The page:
The Sixth Circuit's recent decision in U.S. ex rel. Ibanez v. Bristol-Myers Squibb Co. reinforced Federal Rule of Civil Procedure 9(b)'s requirement that plaintiffs plead fraud "with particularity" in False Claims Act cases. This "stringent" standard prevents broad, costly discovery in insufficiently pled FCA cases.
In Ibanez, former employees alleged that pharmaceutical companies encouraged providers to prescribe a drug for "off-label" uses. They alleged a four-step chain: (1) the defendants promoted the drug for off-label uses; (2) physicians thus prescribed the drug; (3) patients filled the prescriptions; and (4) pharmacies submitted claims to the government for reimbursement.
The Sixth Circuit affirmed dismissal of these claims for two reasons. First, the employees failed to allege with particularity a representative claim for payment. As courts throughout the country have repeatedly held, a False Claims Act claim may proceed only if a claim for payment is submitted; an allegedly fraudulent scheme is not enough. While the Sixth Circuit recognizes an exception at the pleading stage if a party has "specific personal knowledge" related to billing that supports "a strong inference that a false claim was submitted," the relators were sales representatives, not billers, so they lacked such knowledge. Second, although the employees tried to amend their complaint to add purported representative claims, no claim sufficiently described each link in the causal chain. Some claims, for example, failed to connect prescribing physicians to the defendants' promotion, or failed to show that prescriptions were for off-label uses.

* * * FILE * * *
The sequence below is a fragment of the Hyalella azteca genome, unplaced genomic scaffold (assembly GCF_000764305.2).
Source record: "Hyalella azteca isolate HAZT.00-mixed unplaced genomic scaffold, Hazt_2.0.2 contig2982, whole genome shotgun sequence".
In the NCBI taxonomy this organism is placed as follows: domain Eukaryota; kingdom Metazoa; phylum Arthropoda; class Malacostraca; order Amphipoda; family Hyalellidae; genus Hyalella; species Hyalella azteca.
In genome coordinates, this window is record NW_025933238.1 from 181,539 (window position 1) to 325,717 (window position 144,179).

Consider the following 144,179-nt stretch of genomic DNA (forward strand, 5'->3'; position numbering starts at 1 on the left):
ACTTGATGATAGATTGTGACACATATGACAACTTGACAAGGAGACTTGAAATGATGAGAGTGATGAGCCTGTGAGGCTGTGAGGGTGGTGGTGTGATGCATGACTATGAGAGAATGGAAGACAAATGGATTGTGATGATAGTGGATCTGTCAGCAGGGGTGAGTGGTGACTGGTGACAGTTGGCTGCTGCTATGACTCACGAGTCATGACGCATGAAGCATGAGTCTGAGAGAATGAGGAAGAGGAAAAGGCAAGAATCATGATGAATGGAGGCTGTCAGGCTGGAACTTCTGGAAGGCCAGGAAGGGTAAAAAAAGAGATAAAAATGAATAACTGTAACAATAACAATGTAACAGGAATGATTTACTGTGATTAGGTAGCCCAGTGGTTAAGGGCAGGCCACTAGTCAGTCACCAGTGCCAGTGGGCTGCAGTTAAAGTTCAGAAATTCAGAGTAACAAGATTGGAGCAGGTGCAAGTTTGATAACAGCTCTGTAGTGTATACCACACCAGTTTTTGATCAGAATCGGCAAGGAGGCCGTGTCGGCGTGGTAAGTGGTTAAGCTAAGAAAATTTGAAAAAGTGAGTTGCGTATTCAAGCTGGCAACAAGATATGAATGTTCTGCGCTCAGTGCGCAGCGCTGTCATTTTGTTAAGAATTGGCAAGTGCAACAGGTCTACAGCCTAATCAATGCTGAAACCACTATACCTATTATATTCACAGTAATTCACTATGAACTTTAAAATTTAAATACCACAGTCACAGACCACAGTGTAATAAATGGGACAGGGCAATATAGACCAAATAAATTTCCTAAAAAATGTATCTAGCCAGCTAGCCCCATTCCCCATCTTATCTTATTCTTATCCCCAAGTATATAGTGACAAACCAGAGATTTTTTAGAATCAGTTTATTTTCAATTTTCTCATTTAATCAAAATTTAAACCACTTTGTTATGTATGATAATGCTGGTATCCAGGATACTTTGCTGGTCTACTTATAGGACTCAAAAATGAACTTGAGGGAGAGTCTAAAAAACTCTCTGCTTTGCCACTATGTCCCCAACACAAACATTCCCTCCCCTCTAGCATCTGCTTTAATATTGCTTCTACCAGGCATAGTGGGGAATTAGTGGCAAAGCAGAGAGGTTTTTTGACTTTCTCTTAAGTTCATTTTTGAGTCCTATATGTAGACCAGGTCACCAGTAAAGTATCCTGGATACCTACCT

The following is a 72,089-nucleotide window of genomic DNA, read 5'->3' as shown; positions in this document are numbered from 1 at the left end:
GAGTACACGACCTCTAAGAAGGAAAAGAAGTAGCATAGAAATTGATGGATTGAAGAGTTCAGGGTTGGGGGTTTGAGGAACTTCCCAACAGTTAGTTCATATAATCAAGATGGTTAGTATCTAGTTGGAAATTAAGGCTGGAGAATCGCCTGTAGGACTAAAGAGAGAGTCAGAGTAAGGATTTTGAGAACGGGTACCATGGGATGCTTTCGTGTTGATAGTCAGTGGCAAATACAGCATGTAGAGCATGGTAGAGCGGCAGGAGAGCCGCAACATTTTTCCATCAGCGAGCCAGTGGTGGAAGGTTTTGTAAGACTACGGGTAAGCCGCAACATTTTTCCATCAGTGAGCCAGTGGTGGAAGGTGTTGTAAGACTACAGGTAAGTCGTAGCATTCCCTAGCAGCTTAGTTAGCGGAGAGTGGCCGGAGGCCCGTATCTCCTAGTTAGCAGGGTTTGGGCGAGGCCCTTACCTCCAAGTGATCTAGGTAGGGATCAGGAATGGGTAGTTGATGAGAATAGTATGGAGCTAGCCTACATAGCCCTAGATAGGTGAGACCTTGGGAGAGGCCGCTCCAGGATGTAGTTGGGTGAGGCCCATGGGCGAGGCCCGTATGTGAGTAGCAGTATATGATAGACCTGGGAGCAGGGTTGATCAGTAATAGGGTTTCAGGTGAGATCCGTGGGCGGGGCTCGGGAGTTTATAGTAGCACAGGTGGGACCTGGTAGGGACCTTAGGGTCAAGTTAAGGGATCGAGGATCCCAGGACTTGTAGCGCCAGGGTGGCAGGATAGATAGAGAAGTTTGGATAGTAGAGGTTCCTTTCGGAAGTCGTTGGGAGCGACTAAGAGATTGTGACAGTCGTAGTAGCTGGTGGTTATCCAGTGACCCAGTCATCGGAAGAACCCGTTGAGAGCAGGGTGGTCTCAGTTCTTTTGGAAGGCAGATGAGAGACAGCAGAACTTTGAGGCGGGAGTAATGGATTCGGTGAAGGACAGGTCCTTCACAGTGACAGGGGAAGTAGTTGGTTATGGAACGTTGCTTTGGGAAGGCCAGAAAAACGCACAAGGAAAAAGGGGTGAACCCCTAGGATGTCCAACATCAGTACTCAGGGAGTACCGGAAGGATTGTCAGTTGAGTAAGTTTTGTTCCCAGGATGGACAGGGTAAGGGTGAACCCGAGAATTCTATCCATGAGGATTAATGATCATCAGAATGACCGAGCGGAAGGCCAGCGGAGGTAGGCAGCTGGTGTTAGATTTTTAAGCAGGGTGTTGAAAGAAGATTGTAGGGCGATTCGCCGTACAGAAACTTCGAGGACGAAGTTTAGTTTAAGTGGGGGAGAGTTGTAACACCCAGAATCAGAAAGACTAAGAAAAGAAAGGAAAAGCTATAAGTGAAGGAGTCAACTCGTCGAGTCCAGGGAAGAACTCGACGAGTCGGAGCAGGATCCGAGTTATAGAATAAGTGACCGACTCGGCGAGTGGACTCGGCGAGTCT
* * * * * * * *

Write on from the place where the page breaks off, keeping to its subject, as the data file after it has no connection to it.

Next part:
Looking forward, other courts can use the Sixth Circuit's approach to apply Rule 9(b) to complex fraudulent schemes, particularly those with "a long chain of causal links." Critically, the complaint must "identify a representative false claim that was actually submitted to the government" and describe "each step" in the causal chain "with particularity." Merely describing certain elements of an alleged fraudulent scheme is insufficient.
The opinion also is notable because it emphasized "just what an awkward vehicle" the False Claims Act is "for punishing off-label promotion schemes." Without addressing the issue in detail, the court suggested that the False Claims Act may be the wrong tool to regulate off-label drug promotion, despite its repeated use by relators and the government.